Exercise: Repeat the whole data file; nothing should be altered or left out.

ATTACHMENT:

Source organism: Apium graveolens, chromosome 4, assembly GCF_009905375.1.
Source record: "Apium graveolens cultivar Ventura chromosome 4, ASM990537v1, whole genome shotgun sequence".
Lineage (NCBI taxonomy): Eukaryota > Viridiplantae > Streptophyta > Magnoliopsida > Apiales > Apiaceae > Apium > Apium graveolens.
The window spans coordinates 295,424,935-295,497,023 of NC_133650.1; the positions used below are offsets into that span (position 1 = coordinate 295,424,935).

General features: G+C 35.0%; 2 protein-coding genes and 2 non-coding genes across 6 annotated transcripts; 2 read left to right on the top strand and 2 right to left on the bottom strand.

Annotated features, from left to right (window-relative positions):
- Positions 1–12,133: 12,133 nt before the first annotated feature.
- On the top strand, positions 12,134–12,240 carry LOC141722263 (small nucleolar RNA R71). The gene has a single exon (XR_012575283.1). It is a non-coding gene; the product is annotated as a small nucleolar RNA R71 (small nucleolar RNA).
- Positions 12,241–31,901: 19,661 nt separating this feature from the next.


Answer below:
Source organism: Apium graveolens, chromosome 4, assembly GCF_009905375.1.
Source record: "Apium graveolens cultivar Ventura chromosome 4, ASM990537v1, whole genome shotgun sequence".
Lineage (NCBI taxonomy): Eukaryota > Viridiplantae > Streptophyta > Magnoliopsida > Apiales > Apiaceae > Apium > Apium graveolens.
The window spans coordinates 295,424,935-295,497,023 of NC_133650.1; the positions used below are offsets into that span (position 1 = coordinate 295,424,935).

General features: G+C 35.0%; 2 protein-coding genes and 2 non-coding genes across 6 annotated transcripts; 2 read left to right on the top strand and 2 right to left on the bottom strand.

Annotated features, from left to right (window-relative positions):
- Positions 1–12,133: 12,133 nt before the first annotated feature.
- On the top strand, positions 12,134–12,240 carry LOC141722263 (small nucleolar RNA R71). The gene has a single exon (XR_012575283.1). It is a non-coding gene; the product is annotated as a small nucleolar RNA R71 (small nucleolar RNA).
- Positions 12,241–31,901: 19,661 nt separating this feature from the next.